@hope legit this is part of what got me into programming
my dad went to UNC and one of his colleagues invented something called a "valve" which is basically a mutex that switches the flow of control in threads that subsequently attempt to lock the mutex using some very specific implementation but I could only ever get secondhand information about it
but today my dad got back in touch with him and he emailed me basically saying "what the heck is this all about" so we'll see how much i get out of this
@hope and i heard about this first when i was, like, 13? and i was like "wait you can just Make Up Data Structures holy shit" and that's how I decided to learn C by reading K&R in a single sitting. it did not work even a little bit and i didn't actually learn C until like 3 years later but still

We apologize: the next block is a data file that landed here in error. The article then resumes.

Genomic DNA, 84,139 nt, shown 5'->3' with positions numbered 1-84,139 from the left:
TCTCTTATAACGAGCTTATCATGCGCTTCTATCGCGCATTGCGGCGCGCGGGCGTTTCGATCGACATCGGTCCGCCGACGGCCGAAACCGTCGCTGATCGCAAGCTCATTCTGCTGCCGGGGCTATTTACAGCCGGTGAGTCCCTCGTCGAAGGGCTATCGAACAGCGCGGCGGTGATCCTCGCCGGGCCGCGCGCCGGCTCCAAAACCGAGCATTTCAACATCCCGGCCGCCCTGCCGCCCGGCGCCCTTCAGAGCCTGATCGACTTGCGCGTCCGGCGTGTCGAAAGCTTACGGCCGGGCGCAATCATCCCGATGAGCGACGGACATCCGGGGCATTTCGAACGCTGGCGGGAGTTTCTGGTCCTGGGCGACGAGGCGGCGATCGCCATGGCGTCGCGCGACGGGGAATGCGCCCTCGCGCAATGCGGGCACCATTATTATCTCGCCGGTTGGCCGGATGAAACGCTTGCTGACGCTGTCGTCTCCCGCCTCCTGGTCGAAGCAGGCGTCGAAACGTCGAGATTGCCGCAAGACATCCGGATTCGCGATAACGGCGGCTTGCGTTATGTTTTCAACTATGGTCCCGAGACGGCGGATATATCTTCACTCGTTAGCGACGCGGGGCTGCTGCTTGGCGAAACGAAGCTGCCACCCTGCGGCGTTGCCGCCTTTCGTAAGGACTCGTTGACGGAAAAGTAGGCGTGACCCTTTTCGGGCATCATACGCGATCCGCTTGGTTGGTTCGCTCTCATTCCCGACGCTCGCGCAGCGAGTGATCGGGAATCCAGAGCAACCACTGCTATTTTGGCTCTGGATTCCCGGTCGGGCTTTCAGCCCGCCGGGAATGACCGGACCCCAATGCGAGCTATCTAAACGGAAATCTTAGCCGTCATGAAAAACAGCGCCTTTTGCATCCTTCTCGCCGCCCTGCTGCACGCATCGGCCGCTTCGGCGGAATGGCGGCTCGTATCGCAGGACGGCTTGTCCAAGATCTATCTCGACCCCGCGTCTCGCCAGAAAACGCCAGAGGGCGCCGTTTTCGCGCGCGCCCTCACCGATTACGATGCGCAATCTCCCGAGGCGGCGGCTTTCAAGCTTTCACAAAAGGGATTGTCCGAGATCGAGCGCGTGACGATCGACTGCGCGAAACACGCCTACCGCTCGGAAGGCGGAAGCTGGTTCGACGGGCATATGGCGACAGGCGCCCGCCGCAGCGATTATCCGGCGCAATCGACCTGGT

C has some advantages:
1. Calls to user code are visibly distinct with clearly-marked inputs and outputs.
2. Each feature of the base language is very simple.
3. The base libs are also predictable and well-documented.
The footguns are still there but modern tooling and MMUs help a *lot*.
C really expanded BASIC-trained mind when I learned it because I realized I could add to the language.
Too late; mind was blown by C. (Then Perl and Smalltalk, but that's another story.)
(Although if someone had taken teenaged-me aside and explained that that Logo language we were all making fun of was actually just Lisp in disguise and that Lisp was a super power hacker language, I'd probably have learned more sooner.)
A co-worker of mine did some computer pedagogy research in grad school and told me that his group had been pretty successful in teaching programming using C as a first language. I was surprised too.
Although I suppose a C dialect with memory safety and memory leak detection might be a better option.
This Mastodon instance is for people interested in technology. Discussions aren't limited to technology, because tech folks shouldn't be limited to technology either!